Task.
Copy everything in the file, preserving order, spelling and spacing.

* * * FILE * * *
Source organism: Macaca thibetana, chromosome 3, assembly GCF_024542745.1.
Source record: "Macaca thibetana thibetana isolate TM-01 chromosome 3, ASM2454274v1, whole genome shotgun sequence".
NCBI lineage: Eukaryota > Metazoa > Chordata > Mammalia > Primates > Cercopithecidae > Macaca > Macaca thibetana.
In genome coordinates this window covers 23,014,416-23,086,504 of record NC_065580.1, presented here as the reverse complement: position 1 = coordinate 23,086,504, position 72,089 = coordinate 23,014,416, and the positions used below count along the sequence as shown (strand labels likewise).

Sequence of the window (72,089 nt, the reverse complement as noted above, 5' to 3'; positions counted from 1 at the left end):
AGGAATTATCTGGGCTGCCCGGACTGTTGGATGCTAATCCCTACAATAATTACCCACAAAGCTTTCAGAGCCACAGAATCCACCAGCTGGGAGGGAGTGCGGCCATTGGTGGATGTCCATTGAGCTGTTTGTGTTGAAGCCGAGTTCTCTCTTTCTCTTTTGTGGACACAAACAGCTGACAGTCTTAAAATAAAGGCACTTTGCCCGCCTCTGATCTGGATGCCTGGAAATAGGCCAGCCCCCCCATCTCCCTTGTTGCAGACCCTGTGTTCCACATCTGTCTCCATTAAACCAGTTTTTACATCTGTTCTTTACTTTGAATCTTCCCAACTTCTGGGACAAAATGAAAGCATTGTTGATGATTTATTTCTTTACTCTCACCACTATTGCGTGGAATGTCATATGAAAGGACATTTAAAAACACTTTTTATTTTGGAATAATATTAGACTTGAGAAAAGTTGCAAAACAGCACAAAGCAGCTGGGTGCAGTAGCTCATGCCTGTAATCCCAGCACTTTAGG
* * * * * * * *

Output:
Source organism: Macaca thibetana, chromosome 3, assembly GCF_024542745.1.
Source record: "Macaca thibetana thibetana isolate TM-01 chromosome 3, ASM2454274v1, whole genome shotgun sequence".
NCBI lineage: Eukaryota > Metazoa > Chordata > Mammalia > Primates > Cercopithecidae > Macaca > Macaca thibetana.
In genome coordinates this window covers 23,014,416-23,086,504 of record NC_065580.1, presented here as the reverse complement: position 1 = coordinate 23,086,504, position 72,089 = coordinate 23,014,416, and the positions used below count along the sequence as shown (strand labels likewise).

Sequence of the window (72,089 nt, the reverse complement as noted above, 5' to 3'; positions counted from 1 at the left end):
AGGAATTATCTGGGCTGCCCGGACTGTTGGATGCTAATCCCTACAATAATTACCCACAAAGCTTTCAGAGCCACAGAATCCACCAGCTGGGAGGGAGTGCGGCCATTGGTGGATGTCCATTGAGCTGTTTGTGTTGAAGCCGAGTTCTCTCTTTCTCTTTTGTGGACACAAACAGCTGACAGTCTTAAAATAAAGGCACTTTGCCCGCCTCTGATCTGGATGCCTGGAAATAGGCCAGCCCCCCCATCTCCCTTGTTGCAGACCCTGTGTTCCACATCTGTCTCCATTAAACCAGTTTTTACATCTGTTCTTTACTTTGAATCTTCCCAACTTCTGGGACAAAATGAAAGCATTGTTGATGATTTATTTCTTTACTCTCACCACTATTGCGTGGAATGTCATATGAAAGGACATTTAAAAACACTTTTTATTTTGGAATAATATTAGACTTGAGAAAAGTTGCAAAACAGCACAAAGCAGCTGGGTGCAGTAGCTCATGCCTGTAATCCCAGCACTTTAGG